Greenpeace Flagship Sails Into South Korean Ecopolis
By James Card
ABOARD THE RAINBOW WARRIOR II, Ulsan Bay, South Korea, April 6, 2005 (ENS) - Docked at Busan Maritime University, the Rainbow Warrior II was the headquarters for a team of Korean Federation for Environment Movement (KFEM) and Greenpeace activists.
They issued a joint statement calling for a national ban on the trade of whale meat and are campaigning to raise public awareness about the state of Korea’s whale population before the 57th meeting of the International Whaling Commission that will be held in Ulsan from May 27 to June 24.
Although South Korea observes the International Whaling Commission’s moratorium on commercial whaling, and has also prohibited the hunting of dolphins and porpoises, there is a legal loophole that allows for whales to be taken and sold as an incidental by-catch of regular commercial fishing. If a whale is ensnared in a fisherman’s net, then he has the legal right to sell the meat of the dead whale for local consumption.
Since the capture of a whale is an uncommon occurrence, such scarcity drives up the prices of the meat and catching a whale is nicknamed as a “lottery of the sea.” A dead whale can be sold for $50,000 to $100,000. Some whales may be “accidentally” caught when such large amounts of money can be made.
Sources indicate that approximately 100 whales are caught as by-catch each year. The whale and dolphin meat is sold though restaurants scattered throughout the country, many of which are located in the southeastern city of Ulsan.
Ulsan City has released a report stating that South Korea consumes 150 tons of whale meat annually, with 80 percent being consumed in Ulsan.
The Rainbow Warrior crew and KFEM members recently completed an 11 day survey of whales and dolphins in Korean waters. They departed from Incheon and sailed down the west coast, circumnavigated Jeju Island and worked their way to the eastern port city of Pohang.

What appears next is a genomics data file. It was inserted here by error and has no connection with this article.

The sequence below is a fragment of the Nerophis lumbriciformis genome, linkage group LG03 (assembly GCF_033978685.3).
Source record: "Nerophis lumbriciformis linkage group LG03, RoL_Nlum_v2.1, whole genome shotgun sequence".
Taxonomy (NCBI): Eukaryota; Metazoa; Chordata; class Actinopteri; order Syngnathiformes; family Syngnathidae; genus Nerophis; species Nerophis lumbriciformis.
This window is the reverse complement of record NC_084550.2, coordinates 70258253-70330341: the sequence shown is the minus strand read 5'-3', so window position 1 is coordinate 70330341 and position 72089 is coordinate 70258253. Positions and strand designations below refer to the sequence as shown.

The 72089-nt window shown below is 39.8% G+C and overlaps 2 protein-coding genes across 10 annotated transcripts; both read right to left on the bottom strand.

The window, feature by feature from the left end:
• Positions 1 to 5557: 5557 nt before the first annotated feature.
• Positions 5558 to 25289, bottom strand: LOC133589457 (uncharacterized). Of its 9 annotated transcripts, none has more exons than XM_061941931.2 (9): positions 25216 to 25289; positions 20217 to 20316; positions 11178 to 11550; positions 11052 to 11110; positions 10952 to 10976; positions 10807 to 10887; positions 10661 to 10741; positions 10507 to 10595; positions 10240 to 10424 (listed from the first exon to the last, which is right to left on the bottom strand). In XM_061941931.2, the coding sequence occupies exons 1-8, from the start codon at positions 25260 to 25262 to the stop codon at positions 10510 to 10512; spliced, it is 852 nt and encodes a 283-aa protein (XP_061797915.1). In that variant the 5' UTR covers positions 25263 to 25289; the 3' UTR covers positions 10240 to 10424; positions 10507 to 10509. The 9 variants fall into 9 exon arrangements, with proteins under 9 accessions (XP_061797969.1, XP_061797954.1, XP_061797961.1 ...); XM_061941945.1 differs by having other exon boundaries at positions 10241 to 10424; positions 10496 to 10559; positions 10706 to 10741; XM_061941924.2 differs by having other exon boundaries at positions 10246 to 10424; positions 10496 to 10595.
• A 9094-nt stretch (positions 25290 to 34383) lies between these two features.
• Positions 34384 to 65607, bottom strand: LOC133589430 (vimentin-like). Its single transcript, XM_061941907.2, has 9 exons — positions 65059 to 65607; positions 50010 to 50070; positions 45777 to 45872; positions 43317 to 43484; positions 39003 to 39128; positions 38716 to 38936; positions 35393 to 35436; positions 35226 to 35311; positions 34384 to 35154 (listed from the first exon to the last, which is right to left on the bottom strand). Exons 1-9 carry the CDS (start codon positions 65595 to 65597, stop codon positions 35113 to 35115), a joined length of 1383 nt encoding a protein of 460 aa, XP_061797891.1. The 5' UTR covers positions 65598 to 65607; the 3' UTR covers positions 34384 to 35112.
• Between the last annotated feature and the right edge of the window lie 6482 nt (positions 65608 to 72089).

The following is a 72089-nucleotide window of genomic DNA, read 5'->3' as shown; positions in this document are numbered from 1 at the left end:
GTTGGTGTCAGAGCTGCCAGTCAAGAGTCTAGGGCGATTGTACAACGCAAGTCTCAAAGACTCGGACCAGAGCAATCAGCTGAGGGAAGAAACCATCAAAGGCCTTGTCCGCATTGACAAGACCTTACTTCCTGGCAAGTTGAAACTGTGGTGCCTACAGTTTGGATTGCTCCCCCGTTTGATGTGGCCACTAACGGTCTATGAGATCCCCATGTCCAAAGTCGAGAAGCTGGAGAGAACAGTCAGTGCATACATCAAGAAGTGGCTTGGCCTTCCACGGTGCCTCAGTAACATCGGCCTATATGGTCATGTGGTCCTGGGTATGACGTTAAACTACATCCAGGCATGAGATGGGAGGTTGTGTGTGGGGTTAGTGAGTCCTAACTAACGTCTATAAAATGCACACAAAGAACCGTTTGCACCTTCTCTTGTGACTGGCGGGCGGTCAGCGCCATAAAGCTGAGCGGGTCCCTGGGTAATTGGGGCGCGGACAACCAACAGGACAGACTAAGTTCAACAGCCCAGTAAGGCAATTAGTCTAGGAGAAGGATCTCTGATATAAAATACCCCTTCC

Common and bottlenose dolphins were sighted, along with finless and Dall’s porpoise and one minke whale, the most populous of whales near the Korean peninsula. Libby Eyre, an Australian marine biologist leading the survey, said she had expected to see more marine mammals.
In the middle of the night, the Rainbow Warrior departed Busan for Ulsan. Although it is one of Korea’s largest cities with a population of approximately one million people, it isn’t even included in the Lonely Planet 5th edition travel guide to Korea.
That evening among the crew, there was concern about news that a group of pro-whaling fishermen planned to mobilize a flotilla of boats. They would attempt to blockade the port and prevent the Greenpeace flagship from entering Ulsan Bay. The Korean fishermen contended that whales were depleting the local fisheries and consuming squid stocks. One member of the pro-whaling faction said Greenpeace was disrespecting his hometown, the historical epicenter of the Korean whaling industry.
Petroglyphs at the Bangu-dae archaeological site near Ulsan depict 46 images of whales and of human figures hunting them with harpoons, lines and boats. These rock carvings are estimated to have been created between 6,000 and 1,000 BC. Other than those early engravings, there are few historical footnotes of Korea’s whaling history.